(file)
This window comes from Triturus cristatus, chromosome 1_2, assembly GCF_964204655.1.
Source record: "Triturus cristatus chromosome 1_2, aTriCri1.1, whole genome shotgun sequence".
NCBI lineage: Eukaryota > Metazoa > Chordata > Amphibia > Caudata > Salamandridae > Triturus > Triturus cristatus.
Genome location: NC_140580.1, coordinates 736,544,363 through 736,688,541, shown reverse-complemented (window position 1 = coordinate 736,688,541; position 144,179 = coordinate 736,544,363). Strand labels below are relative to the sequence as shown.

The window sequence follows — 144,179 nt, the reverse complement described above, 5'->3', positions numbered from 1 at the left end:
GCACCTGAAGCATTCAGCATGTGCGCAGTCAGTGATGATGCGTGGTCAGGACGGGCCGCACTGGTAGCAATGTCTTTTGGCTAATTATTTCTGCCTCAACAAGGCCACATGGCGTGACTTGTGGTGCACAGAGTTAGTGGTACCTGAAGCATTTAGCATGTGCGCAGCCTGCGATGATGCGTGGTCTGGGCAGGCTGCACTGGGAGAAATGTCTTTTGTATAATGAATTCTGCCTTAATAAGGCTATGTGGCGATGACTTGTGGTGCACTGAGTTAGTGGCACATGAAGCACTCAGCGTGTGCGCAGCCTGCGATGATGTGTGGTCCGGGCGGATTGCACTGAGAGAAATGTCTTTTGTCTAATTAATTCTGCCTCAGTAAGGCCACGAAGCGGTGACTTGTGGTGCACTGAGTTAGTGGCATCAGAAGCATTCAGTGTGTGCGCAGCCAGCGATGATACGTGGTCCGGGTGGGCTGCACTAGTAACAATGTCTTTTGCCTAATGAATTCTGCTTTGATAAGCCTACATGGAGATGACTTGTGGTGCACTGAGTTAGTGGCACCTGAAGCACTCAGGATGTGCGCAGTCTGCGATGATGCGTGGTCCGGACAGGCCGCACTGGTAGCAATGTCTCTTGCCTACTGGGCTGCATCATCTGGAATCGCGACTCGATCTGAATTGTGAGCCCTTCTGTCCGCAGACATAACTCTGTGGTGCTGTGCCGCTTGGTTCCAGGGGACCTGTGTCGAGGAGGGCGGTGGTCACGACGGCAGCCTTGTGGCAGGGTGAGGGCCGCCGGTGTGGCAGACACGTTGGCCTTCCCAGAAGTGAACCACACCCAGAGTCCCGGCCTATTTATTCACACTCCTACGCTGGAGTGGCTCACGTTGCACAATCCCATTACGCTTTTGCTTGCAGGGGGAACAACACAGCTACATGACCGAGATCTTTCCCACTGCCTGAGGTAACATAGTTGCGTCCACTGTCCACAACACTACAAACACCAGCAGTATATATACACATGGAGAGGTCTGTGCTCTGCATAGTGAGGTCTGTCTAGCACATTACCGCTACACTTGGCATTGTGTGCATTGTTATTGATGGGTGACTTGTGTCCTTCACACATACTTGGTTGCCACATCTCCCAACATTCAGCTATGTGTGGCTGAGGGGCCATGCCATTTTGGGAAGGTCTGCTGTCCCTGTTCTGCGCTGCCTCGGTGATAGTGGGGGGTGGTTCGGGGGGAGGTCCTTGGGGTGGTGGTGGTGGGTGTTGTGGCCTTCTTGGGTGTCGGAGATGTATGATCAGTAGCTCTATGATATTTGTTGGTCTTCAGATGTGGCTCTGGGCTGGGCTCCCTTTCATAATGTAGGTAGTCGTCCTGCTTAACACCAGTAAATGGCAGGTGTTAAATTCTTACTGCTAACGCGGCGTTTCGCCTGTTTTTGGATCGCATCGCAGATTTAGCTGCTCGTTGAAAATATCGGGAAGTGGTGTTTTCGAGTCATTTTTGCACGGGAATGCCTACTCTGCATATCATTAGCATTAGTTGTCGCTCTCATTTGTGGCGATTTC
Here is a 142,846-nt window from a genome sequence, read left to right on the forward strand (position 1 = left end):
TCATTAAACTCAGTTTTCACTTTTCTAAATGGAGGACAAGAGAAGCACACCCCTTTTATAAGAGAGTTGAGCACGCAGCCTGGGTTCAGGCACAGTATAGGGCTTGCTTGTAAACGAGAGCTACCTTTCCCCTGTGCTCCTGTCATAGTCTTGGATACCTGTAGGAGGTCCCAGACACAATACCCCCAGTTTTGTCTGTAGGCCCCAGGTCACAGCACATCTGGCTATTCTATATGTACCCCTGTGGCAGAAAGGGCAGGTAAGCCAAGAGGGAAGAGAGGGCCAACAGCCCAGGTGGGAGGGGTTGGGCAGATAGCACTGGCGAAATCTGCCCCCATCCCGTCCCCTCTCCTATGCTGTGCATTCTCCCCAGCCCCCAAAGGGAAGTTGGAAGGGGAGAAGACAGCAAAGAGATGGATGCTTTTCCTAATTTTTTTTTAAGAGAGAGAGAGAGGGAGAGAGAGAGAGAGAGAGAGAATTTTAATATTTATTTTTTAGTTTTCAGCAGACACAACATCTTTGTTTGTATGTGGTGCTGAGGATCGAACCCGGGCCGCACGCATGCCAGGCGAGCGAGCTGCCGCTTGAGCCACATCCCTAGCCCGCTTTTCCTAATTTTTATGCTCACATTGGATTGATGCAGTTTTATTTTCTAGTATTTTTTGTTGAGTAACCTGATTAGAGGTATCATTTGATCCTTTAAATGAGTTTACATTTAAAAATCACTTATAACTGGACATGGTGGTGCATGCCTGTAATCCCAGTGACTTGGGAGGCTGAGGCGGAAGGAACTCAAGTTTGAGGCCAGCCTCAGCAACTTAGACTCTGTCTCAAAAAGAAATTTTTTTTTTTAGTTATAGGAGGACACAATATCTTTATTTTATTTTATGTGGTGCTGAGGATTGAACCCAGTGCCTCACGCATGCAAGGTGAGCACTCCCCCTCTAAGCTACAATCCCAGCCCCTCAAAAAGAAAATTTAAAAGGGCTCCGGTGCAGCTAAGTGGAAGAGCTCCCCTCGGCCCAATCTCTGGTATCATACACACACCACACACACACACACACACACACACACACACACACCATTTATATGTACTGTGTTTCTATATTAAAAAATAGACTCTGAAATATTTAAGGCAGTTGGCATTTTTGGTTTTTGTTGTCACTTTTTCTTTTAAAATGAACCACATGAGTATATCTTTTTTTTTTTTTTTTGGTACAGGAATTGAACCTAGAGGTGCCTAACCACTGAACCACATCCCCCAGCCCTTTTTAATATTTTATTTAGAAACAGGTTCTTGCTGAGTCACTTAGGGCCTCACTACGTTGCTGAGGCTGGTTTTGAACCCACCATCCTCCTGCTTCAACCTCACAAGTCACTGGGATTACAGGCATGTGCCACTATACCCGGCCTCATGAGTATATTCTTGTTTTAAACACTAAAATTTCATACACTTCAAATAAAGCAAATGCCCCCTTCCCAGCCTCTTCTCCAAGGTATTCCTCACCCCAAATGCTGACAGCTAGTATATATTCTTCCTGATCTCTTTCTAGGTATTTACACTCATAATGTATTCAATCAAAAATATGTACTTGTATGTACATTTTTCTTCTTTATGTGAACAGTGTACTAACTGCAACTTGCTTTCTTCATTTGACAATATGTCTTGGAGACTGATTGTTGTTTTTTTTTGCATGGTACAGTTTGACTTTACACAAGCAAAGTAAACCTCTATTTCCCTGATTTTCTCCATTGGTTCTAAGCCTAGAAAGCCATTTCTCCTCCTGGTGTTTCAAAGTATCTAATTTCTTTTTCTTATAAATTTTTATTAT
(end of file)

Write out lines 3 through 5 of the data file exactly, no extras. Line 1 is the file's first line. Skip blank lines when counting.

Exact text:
NCBI lineage: Eukaryota > Metazoa > Chordata > Amphibia > Caudata > Salamandridae > Triturus > Triturus cristatus.
Genome location: NC_140580.1, coordinates 736,544,363 through 736,688,541, shown reverse-complemented (window position 1 = coordinate 736,688,541; position 144,179 = coordinate 736,544,363). Strand labels below are relative to the sequence as shown.

The window sequence follows — 144,179 nt, the reverse complement described above, 5'->3', positions numbered from 1 at the left end: